Congenital Heart Defects in Children
Atrial septal defects (ASD):
An atrial septal defect is when there is a hole between the two atria, which are the upper two chambers of the heart.
Symptoms: ASD can be asymptomatic or can present with a heart murmur, shortness of breath when exercising or swelling of legs.
Ventricular septal defects (VSD):
A ventricular septal defect is when there is a hole between the two ventricles, which are the bottom two chambers of the heart.
Symptoms: VSD can be asymptomatic or can present with fatigue, poor feeding or fast breathing.
Tetralogy of Fallot (TOF):
TOF is caused by four heart defects that occur together from birth. These defects ultimately lead to decreased oxygen in the blood.
Symptoms: Common symptoms can include a blue coloration of the skin because of low oxygen in the blood, shortness of breath during exercise or feeding, easy tiring during exercise and a heart murmur.
Double outlet right ventricle:
Defined as the aorta (the blood vessel that pumps blood from the heart to the body) attaching to the right ventricle (the heart chamber that pumps blood from the right side of the heart to the lungs). This deformity leads to oxygen-poor blood being pumped to the body.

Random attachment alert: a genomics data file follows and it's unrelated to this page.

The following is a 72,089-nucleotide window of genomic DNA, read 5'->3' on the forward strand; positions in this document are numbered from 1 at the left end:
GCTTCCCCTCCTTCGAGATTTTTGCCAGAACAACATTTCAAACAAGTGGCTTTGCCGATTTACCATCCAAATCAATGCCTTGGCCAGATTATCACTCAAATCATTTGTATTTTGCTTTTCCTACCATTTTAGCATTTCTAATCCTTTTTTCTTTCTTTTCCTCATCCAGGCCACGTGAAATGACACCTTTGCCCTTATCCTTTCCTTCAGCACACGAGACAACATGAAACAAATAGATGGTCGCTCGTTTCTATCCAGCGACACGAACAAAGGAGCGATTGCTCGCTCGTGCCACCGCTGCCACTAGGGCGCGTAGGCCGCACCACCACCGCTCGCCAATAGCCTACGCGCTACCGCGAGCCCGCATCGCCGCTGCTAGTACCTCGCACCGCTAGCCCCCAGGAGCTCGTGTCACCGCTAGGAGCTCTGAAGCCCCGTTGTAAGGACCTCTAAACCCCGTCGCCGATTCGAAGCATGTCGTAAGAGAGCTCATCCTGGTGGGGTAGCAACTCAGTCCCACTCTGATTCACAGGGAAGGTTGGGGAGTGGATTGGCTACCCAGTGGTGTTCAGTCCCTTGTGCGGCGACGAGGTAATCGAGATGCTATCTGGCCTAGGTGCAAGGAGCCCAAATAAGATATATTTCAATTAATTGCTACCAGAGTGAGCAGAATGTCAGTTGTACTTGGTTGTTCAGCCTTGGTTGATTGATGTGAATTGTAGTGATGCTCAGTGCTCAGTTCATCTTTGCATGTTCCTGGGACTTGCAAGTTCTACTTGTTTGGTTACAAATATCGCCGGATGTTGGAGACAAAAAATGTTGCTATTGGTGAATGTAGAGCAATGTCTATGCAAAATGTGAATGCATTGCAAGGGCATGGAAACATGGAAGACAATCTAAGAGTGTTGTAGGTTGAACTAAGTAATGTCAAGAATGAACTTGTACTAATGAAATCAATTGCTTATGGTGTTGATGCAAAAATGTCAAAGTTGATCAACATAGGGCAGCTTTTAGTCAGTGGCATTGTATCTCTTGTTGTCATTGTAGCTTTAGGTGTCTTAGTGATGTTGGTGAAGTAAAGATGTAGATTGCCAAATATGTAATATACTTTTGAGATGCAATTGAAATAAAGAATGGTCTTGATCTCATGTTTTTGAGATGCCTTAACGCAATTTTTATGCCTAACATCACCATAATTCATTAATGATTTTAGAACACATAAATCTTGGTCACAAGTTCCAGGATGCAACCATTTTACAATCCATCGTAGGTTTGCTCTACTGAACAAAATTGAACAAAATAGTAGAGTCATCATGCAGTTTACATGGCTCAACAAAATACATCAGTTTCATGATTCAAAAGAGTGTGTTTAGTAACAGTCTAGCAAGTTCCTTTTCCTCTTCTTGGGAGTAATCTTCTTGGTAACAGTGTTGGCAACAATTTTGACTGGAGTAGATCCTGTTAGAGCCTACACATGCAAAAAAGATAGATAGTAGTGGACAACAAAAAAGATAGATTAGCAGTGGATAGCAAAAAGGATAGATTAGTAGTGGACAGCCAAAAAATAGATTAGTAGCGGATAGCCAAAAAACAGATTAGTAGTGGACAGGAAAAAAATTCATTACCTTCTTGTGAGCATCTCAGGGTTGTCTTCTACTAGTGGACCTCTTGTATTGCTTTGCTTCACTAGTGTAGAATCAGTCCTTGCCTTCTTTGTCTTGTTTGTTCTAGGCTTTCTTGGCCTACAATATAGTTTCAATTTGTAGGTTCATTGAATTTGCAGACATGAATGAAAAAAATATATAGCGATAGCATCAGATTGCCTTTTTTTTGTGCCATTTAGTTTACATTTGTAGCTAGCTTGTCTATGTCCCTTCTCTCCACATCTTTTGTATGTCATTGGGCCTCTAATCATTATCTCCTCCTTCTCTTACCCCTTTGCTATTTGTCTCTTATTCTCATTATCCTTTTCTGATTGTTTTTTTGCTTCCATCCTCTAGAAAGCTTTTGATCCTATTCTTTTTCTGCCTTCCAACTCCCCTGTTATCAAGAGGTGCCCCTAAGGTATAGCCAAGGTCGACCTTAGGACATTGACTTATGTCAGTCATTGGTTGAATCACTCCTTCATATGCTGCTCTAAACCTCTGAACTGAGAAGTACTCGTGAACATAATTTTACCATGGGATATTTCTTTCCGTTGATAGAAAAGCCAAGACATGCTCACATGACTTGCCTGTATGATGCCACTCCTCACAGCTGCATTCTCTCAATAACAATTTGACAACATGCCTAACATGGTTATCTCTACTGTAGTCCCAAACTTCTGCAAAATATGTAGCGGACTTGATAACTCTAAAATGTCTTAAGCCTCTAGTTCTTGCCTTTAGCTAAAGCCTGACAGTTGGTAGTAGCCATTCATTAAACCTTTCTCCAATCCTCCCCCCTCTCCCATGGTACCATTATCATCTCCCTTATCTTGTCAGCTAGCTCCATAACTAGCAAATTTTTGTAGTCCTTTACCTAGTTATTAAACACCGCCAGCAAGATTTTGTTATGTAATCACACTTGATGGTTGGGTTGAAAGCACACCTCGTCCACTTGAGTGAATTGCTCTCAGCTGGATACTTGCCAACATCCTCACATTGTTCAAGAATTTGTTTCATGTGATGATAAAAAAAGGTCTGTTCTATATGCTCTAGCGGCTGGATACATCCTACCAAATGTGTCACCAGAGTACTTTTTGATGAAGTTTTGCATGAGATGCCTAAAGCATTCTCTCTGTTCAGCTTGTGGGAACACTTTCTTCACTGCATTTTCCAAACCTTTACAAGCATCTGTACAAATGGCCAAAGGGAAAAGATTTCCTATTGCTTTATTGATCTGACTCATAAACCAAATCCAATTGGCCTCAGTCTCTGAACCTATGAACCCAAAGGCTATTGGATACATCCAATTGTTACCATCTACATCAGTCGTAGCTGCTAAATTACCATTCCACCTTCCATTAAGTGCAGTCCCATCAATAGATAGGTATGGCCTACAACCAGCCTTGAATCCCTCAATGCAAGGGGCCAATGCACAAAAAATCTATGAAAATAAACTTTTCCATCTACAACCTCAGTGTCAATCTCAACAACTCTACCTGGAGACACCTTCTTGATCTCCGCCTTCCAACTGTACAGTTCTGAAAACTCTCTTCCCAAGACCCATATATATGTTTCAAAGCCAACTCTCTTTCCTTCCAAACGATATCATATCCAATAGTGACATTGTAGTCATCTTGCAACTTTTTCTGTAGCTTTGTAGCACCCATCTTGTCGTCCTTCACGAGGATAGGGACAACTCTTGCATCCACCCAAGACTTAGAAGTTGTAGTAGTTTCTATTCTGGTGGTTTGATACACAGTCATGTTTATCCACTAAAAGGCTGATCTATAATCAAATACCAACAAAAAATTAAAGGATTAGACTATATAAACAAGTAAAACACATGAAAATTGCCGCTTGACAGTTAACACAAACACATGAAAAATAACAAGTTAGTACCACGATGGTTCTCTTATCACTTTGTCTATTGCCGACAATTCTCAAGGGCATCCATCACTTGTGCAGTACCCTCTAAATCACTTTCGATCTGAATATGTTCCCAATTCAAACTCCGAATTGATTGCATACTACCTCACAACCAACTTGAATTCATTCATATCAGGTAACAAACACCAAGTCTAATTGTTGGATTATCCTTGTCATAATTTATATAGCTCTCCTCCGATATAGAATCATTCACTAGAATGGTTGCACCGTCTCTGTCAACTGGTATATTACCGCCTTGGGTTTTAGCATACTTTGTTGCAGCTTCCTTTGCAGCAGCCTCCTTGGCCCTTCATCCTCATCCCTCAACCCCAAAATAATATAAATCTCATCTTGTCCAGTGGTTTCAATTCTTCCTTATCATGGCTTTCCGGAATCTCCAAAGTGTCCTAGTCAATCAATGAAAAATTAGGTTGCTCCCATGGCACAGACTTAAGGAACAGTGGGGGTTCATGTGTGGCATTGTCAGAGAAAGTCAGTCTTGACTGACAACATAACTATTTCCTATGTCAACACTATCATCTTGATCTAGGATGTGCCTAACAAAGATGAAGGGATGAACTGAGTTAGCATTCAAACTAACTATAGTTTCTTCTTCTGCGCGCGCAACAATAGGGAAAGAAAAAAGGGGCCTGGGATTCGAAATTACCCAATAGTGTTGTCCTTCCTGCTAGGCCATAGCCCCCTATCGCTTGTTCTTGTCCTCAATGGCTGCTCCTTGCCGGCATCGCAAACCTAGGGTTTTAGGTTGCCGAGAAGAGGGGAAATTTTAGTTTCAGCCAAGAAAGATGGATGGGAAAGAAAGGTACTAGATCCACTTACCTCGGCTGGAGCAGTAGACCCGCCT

Symptoms: Common symptoms include bluish color to the skin because of low oxygen in the blood and easy tiring during exercise and feeding.
Transposition of great arteries:
Transposition of the great arteries is when the pulmonary artery (the blood vessel that carries blood from the right ventricle to the lungs) is switched in position with the aorta (the blood vessel that carries blood from the left ventricle to the body). This change leads to decreased oxygen-rich blood flowing throughout the body.
Symptoms: Symptoms can include bluish color to the skin because of low oxygen in the blood and shortness of breath.
Anomalous pulmonary Venous Return:
When the pulmonary veins (blood vessels carrying oxygen rich blood from the lungs) flow into the right atrium (right heart chamber that receives deoxygenated blood from the body).
- Total Anomalous Pulmonary Venous Return
- Partial Anomalous Venous Return
Heart disease that is due to the tricuspid valve not forming (the valve between the right top and bottom heart chambers). Without the tricuspid valve, blood cannot flow from the right side of the heart to the lungs and therefore will not become oxygenated.
Symptoms: Symptoms include bluish color to the skin because of low oxygen in the blood and shortness of breath.
Hypoplastic left heart:
Hypoplastic left heart is when the left side of the heart is smaller than normal. Because of the smaller size, the left side of the heart cannot pump enough blood to the rest of the body.
Symptoms: Symptoms include bluish color to the skin because of low oxygen in the blood and cold hands and feet.
Treatment of Congenital Heart Defects
Not all of the children with congenital heart disease need treatment but some of them do need a proper care and effective treatment. Some of the effective medical treatments are available to help improve the performance of the heart. The treatment options for congenital heart disease may include medicines, procedures using catheterization, surgery, and transplant. Your child’s doctor may administer the treatment after critically diagnosing the type of defect and its severity along with their age, size and general health of a child.